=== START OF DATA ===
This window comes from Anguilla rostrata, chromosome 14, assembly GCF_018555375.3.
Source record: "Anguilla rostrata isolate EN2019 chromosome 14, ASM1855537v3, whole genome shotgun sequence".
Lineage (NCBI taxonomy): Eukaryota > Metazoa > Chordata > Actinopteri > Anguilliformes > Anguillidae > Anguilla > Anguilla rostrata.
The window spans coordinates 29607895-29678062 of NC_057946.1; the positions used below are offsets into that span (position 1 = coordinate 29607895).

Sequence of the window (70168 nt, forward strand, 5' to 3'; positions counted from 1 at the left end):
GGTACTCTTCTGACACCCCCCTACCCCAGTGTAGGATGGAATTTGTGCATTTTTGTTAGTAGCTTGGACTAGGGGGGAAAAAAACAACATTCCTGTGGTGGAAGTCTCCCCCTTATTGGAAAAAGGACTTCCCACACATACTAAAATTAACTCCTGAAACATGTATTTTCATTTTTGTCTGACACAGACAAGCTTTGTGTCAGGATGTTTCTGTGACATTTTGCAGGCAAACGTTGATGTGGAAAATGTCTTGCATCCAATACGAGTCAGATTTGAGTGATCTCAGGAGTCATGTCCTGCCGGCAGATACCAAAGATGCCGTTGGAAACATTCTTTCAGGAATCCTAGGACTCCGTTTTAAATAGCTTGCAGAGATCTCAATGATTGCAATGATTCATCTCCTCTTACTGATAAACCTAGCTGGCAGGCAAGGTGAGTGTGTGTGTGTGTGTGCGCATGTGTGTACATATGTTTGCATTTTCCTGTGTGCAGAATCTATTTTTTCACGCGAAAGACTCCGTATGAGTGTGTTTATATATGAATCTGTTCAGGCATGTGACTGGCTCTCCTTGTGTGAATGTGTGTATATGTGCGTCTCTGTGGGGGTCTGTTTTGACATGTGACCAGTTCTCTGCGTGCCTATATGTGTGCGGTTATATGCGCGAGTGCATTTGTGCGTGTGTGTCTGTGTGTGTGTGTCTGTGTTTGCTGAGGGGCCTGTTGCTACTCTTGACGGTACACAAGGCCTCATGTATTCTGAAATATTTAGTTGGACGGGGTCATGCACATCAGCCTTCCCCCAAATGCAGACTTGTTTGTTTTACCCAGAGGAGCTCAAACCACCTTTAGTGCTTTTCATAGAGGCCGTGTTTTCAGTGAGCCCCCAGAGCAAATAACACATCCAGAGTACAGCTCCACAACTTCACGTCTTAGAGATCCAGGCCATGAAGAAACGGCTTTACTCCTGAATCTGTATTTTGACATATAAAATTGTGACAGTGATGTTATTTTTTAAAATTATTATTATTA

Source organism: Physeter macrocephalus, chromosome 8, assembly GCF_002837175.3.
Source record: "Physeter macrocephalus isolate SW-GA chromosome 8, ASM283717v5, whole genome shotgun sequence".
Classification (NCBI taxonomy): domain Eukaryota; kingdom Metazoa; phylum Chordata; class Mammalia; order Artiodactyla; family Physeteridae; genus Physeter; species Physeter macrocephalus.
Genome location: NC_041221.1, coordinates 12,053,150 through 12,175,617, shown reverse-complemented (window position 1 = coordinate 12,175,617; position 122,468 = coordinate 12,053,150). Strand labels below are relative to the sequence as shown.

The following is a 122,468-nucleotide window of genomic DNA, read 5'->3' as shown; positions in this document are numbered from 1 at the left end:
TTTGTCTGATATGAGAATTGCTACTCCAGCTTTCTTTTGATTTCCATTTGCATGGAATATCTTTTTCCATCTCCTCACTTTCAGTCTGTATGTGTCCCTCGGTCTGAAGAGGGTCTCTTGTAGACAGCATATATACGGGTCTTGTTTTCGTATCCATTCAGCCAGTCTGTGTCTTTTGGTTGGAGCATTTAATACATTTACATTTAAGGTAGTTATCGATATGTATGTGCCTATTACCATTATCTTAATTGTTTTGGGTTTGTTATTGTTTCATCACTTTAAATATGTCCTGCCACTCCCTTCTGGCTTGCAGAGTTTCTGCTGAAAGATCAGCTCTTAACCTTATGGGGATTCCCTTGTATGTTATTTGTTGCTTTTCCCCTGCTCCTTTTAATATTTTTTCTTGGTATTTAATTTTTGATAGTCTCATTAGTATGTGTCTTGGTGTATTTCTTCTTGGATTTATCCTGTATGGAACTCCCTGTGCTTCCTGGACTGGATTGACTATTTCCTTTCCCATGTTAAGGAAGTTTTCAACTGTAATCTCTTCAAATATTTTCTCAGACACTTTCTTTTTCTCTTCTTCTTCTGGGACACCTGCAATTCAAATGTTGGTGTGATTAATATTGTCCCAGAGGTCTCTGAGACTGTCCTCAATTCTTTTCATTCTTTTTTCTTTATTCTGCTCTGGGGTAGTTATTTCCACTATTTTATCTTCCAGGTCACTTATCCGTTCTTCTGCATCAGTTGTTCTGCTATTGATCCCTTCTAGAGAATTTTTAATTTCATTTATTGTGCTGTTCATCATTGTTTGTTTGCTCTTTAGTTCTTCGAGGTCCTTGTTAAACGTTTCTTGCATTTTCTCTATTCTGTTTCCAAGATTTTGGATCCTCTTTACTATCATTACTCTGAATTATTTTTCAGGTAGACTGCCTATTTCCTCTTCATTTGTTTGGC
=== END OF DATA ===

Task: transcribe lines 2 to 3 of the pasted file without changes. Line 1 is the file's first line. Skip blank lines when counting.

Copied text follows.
Source record: "Anguilla rostrata isolate EN2019 chromosome 14, ASM1855537v3, whole genome shotgun sequence".
Lineage (NCBI taxonomy): Eukaryota > Metazoa > Chordata > Actinopteri > Anguilliformes > Anguillidae > Anguilla > Anguilla rostrata.